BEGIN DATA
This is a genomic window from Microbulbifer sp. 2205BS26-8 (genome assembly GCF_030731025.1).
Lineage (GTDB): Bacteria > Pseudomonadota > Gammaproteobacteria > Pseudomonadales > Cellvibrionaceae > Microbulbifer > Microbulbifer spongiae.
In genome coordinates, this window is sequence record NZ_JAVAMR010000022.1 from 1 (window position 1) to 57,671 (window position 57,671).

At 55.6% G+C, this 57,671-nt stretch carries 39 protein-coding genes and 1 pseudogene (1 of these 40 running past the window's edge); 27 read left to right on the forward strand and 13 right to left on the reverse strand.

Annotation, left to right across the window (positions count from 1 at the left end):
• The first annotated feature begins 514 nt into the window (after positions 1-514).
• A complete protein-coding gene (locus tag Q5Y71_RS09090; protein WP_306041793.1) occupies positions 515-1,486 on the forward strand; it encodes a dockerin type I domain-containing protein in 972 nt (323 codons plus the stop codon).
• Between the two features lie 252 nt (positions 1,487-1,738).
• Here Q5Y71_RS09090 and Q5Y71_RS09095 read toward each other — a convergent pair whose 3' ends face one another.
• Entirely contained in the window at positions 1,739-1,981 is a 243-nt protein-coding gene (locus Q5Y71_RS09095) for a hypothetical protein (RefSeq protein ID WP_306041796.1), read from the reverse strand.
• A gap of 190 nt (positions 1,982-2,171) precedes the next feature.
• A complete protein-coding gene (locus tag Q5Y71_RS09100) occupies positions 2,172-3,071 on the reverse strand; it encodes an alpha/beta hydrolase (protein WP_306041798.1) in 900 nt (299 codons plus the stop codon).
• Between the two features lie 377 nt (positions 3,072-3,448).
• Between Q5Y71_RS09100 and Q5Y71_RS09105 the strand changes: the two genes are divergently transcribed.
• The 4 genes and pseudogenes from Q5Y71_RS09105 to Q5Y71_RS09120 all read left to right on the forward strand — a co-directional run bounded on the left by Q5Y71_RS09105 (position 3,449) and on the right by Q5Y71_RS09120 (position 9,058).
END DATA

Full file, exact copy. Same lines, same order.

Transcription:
This is a genomic window from Microbulbifer sp. 2205BS26-8 (genome assembly GCF_030731025.1).
Lineage (GTDB): Bacteria > Pseudomonadota > Gammaproteobacteria > Pseudomonadales > Cellvibrionaceae > Microbulbifer > Microbulbifer spongiae.
In genome coordinates, this window is sequence record NZ_JAVAMR010000022.1 from 1 (window position 1) to 57,671 (window position 57,671).

At 55.6% G+C, this 57,671-nt stretch carries 39 protein-coding genes and 1 pseudogene (1 of these 40 running past the window's edge); 27 read left to right on the forward strand and 13 right to left on the reverse strand.

Annotation, left to right across the window (positions count from 1 at the left end):
• The first annotated feature begins 514 nt into the window (after positions 1-514).
• A complete protein-coding gene (locus tag Q5Y71_RS09090; protein WP_306041793.1) occupies positions 515-1,486 on the forward strand; it encodes a dockerin type I domain-containing protein in 972 nt (323 codons plus the stop codon).
• Between the two features lie 252 nt (positions 1,487-1,738).
• Here Q5Y71_RS09090 and Q5Y71_RS09095 read toward each other — a convergent pair whose 3' ends face one another.
• Entirely contained in the window at positions 1,739-1,981 is a 243-nt protein-coding gene (locus Q5Y71_RS09095) for a hypothetical protein (RefSeq protein ID WP_306041796.1), read from the reverse strand.
• A gap of 190 nt (positions 1,982-2,171) precedes the next feature.
• A complete protein-coding gene (locus tag Q5Y71_RS09100) occupies positions 2,172-3,071 on the reverse strand; it encodes an alpha/beta hydrolase (protein WP_306041798.1) in 900 nt (299 codons plus the stop codon).
• Between the two features lie 377 nt (positions 3,072-3,448).
• Between Q5Y71_RS09100 and Q5Y71_RS09105 the strand changes: the two genes are divergently transcribed.
• The 4 genes and pseudogenes from Q5Y71_RS09105 to Q5Y71_RS09120 all read left to right on the forward strand — a co-directional run bounded on the left by Q5Y71_RS09105 (position 3,449) and on the right by Q5Y71_RS09120 (position 9,058).